Space data is about to get wildly popular in the world of marketing and advertising. Thanks to the growing sophistication and falling cost of satellites, more businesses than ever are looking to the final frontier for insights that can be put to use here on Earth. In a matter of years, the CMO will be turning data from space into actionable information through geospatial, real-time and predictive analytics.
There is no doubt that we are entering a satellite revolution. Venture capital companies have pumped billions into space startups, with investment across space tech growing by 29 percent in 2018. The pace of growth is resembling the early days of personal computers, where people are seeing new opportunities in once rare, bulky and expensive technologies. Home computing of the 1980s brought information technology to the masses, just like satellites are bringing a wave of detail-rich imagery and broad coverage to companies.
Today, space-based solutions are playing a larger role in our daily lives than we think. On sea, online and in the air, businesses are using satellite data to grow their company. Glance down at the Uber and Lyft apps on your phone, and you’ll notice that all your ride-sharing apps are “space delivered” and have dominated the taxi industry by leveraging satellite or geospatial imagery. Turn off the satellites, and the application doesn’t exist. Satellite data has repeatedly proven its utility in so many fields, but companies have yet to utilize this powerful tool for customer growth.
The next generation of technology will zoom marketing insights out—all the way to space.
Reopening our field of view
With the rise of technology that can literally track your eyes on a page and the ability to map the customer journey second by second, the magic behind marketing has become very granular. Not to mention, marketers are so stuck in the weeds that they suffer from “InfoObesity,” the gorging of inconsumable amounts of detailed customer data.
That’s where we need to zoom out. Space data provides the necessary context for every customer engagement, giving insight into the larger trends that are influencing behavior. For example, understanding a customers’ geographical reality (from weather to traffic to development) is just as important as knowing their time spent on page.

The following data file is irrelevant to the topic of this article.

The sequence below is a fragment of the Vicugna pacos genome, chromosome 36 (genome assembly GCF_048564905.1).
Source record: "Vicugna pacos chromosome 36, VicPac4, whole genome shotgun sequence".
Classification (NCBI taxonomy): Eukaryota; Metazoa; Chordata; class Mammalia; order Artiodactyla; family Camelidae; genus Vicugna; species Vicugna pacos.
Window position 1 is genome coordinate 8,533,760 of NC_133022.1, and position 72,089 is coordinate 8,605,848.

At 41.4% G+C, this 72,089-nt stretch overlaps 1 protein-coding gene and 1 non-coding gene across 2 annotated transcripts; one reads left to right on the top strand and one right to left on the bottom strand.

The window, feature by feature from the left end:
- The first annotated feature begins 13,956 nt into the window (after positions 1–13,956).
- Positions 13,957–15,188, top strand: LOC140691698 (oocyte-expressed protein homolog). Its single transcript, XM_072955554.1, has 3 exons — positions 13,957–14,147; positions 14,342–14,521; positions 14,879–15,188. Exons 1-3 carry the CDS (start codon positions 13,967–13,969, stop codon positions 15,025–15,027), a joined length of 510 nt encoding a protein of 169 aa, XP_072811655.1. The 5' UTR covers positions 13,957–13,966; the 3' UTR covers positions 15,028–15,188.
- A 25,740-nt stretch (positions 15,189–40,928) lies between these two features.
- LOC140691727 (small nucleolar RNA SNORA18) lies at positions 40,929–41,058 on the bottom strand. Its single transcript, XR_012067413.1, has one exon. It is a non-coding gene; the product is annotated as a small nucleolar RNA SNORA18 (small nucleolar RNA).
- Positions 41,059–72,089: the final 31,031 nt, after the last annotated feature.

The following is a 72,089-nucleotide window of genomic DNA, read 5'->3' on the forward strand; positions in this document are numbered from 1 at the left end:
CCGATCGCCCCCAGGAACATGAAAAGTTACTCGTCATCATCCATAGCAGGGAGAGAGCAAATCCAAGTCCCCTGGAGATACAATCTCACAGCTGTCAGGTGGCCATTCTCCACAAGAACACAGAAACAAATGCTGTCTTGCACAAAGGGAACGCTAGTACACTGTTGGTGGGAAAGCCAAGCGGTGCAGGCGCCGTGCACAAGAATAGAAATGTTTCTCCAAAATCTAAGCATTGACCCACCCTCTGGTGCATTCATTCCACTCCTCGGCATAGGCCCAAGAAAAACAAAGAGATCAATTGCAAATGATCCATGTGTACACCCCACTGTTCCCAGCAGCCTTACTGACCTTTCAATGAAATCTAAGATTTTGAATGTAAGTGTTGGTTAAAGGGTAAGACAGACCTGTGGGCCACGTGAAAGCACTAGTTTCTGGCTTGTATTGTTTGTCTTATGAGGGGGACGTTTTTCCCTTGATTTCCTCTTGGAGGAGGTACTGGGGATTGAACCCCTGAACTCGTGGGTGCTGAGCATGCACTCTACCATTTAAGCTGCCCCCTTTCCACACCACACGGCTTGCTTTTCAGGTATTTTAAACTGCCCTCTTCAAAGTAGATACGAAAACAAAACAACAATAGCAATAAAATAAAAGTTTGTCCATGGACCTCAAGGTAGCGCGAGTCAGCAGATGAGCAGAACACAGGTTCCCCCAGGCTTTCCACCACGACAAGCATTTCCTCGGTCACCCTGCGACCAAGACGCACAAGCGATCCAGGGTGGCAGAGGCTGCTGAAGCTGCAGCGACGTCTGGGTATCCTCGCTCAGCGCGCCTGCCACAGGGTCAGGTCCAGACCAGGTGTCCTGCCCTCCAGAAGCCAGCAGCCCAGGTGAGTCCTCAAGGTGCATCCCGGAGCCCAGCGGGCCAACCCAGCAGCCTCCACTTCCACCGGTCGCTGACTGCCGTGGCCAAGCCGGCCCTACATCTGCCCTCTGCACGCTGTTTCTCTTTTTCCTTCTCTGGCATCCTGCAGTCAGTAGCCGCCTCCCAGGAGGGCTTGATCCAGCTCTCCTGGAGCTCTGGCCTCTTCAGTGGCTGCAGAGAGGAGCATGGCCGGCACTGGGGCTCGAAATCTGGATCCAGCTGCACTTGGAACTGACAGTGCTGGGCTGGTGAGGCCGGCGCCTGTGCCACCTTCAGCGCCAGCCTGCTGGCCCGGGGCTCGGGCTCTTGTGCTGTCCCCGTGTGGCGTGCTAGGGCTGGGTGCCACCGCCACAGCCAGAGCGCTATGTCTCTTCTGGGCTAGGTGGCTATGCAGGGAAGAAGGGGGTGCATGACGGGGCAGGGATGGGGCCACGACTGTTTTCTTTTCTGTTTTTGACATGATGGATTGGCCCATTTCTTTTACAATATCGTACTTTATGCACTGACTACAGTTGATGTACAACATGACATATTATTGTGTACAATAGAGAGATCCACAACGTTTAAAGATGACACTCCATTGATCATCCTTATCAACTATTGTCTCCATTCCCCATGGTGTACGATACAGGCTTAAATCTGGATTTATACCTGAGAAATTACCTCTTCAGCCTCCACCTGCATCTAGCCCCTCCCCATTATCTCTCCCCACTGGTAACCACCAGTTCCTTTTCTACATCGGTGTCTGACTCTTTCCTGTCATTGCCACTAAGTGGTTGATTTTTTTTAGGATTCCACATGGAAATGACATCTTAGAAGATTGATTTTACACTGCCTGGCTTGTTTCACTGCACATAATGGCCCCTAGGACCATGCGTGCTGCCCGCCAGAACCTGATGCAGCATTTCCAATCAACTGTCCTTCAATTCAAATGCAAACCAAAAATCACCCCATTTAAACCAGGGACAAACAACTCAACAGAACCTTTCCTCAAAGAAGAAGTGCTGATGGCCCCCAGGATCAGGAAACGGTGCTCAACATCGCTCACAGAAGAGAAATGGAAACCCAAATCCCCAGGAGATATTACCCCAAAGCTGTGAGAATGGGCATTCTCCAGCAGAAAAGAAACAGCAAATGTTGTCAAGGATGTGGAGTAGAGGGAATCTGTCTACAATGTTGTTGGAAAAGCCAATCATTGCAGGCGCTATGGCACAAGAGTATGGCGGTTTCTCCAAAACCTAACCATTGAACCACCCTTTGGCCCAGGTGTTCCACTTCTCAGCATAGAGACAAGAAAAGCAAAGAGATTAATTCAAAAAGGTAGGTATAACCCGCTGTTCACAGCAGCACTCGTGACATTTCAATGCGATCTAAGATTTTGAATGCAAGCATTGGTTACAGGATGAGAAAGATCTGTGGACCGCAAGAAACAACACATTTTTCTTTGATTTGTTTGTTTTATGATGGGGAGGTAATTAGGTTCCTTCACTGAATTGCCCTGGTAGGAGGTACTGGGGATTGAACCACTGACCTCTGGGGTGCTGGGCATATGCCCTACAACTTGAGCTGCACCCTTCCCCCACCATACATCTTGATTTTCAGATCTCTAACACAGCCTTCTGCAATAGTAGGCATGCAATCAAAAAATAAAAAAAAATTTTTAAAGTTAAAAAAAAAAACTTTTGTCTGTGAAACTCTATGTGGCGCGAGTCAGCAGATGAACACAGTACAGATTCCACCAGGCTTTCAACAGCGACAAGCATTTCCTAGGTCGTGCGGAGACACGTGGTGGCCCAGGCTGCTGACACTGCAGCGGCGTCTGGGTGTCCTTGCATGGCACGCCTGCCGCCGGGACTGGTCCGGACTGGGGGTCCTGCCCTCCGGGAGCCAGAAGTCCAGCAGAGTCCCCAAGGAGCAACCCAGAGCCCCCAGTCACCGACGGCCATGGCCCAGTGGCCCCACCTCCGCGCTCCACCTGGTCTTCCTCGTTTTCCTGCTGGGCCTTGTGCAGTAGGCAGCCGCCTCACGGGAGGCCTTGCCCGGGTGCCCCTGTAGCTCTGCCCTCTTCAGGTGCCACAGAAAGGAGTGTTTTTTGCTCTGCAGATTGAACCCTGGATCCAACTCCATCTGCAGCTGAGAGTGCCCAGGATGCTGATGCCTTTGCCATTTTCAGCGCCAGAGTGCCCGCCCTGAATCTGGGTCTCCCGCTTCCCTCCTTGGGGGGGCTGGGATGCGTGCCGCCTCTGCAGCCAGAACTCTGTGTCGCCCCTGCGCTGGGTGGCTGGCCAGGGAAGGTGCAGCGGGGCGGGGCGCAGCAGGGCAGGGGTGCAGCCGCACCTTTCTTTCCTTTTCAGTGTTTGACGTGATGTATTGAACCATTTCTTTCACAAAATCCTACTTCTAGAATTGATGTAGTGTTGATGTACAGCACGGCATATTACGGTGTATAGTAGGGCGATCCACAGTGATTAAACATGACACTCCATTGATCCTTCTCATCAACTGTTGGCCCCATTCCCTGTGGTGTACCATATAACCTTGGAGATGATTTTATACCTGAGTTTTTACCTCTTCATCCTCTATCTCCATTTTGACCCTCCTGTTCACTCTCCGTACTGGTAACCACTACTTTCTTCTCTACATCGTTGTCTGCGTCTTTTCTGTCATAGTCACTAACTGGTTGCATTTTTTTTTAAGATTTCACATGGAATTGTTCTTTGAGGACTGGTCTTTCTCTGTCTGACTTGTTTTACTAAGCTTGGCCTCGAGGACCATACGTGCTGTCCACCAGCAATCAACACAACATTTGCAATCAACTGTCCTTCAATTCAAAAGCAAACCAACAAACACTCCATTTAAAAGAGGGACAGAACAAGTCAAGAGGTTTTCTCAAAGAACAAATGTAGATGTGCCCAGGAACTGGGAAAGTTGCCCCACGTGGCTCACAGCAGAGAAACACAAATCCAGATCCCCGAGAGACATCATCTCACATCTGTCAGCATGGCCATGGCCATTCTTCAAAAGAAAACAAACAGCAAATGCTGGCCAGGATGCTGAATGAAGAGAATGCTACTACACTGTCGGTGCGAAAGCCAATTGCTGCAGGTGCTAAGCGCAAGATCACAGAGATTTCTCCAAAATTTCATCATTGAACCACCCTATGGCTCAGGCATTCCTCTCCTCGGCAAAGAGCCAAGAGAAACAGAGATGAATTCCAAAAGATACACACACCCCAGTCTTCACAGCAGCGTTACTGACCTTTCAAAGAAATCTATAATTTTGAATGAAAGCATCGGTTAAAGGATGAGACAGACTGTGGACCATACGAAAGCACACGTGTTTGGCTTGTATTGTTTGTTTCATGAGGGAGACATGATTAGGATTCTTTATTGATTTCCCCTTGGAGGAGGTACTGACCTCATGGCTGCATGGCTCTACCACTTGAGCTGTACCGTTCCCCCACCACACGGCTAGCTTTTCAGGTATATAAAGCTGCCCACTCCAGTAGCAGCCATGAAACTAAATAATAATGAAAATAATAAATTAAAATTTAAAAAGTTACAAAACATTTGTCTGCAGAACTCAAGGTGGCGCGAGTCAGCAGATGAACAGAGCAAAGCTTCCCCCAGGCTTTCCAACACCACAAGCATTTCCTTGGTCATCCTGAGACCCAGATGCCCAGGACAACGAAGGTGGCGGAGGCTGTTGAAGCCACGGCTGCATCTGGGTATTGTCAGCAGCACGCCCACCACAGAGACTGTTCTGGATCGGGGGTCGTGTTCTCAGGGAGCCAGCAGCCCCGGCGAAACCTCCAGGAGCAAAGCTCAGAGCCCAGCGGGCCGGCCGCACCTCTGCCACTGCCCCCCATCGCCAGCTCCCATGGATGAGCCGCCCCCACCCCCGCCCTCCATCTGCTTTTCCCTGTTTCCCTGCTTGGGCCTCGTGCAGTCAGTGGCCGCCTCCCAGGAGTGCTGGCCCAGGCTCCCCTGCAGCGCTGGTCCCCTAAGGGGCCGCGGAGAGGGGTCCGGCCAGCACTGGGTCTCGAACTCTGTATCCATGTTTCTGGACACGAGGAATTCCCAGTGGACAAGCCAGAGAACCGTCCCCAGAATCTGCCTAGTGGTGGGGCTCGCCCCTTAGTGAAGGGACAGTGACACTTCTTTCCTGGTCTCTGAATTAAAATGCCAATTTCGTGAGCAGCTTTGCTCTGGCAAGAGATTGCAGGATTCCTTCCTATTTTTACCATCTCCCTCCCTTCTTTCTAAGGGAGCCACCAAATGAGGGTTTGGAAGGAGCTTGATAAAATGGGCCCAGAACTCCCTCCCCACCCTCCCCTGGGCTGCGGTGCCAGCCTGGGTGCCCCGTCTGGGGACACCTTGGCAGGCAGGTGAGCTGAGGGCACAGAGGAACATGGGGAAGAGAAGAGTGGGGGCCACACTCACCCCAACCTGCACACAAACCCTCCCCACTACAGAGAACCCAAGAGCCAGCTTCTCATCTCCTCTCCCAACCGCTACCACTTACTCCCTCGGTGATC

We’ve become obsessed with web and data analytics. We pour tens of thousands of dollars into deciphering the core reason a user makes a purchase or clicks on an ad that we lack situational awareness. By drawing on this satellite data, you can learn the history of a customer’s environment as well as their present situation, which can allow you to better predict long-term customer success.
On one hand, this is the type of data that some companies already collect, but it’s about to be available much more widely and for specific purposes accessible even to smaller companies. It’s not a matter of satellite data replacing digital user data, but rather how we can correlate that ground truth with geospatial analytics to achieve insights we might not even realize we’re missing.
Anticipating customer needs
Marketing has always been interested in what customers will do next, and digital data has unlocked that potential like never before. On the macro-level, however, these specific insights have been held only by major corporations, governments or the data firms that could afford the satellites or pay for their capabilities. With the coming radical democratization of satellite data, this will flip, and space data will help companies garner more context, anticipate what is coming next and stay ahead of customers.
When armed with satellite data, retailers make better business decisions to transform the customer experience. Take, for example, Walmart, who has been partnering with The Weather Company, IBM Business and owns one of the largest private satellite networks in the world. Data collected from its sales numbers showed that consumers don’t like to buy berries during hot, windy days. So the company shifted its retail strategy, boosting the advertising of berries in locations experiencing low wind and temperatures under 80 degrees and reducing the stock of berries in unfavorable conditions. The result was incredible, with store sales of berries tripling in some locations.
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